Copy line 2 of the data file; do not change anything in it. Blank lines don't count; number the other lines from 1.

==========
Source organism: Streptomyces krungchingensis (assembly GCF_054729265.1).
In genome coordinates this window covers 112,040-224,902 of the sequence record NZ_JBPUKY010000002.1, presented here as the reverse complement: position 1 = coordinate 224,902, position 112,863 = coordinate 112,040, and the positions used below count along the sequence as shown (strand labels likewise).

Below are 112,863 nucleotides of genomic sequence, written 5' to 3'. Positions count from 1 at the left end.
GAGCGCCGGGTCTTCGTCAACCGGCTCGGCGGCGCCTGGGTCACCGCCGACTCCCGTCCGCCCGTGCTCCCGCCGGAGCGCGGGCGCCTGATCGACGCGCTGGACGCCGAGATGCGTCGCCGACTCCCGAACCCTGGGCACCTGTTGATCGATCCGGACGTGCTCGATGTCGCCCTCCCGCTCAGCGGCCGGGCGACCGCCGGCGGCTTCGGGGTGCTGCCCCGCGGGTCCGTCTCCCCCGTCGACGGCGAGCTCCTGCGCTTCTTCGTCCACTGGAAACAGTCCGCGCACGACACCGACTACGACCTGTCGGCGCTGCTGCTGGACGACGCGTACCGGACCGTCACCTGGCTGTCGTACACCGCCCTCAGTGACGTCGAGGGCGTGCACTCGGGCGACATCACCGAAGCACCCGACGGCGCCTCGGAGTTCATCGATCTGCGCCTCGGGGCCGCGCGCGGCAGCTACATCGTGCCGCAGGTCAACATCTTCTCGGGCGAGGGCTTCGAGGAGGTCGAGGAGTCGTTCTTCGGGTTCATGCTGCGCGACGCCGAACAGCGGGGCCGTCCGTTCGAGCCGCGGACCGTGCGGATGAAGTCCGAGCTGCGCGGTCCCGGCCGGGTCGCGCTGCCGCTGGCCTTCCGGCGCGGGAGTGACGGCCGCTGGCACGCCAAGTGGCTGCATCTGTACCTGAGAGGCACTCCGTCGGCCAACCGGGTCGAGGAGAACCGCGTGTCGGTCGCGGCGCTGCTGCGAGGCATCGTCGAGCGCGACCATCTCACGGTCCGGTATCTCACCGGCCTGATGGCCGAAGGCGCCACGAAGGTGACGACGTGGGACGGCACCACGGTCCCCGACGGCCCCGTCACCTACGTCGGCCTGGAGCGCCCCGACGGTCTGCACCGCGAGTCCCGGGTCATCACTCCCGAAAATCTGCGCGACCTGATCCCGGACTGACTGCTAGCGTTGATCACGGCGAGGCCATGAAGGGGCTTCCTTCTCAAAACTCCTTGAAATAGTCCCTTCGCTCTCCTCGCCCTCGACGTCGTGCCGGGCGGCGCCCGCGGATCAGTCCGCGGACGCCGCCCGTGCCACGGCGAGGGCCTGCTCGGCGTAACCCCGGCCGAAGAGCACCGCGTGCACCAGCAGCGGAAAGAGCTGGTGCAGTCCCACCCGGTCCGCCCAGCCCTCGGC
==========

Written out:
In genome coordinates this window covers 112,040-224,902 of the sequence record NZ_JBPUKY010000002.1, presented here as the reverse complement: position 1 = coordinate 224,902, position 112,863 = coordinate 112,040, and the positions used below count along the sequence as shown (strand labels likewise).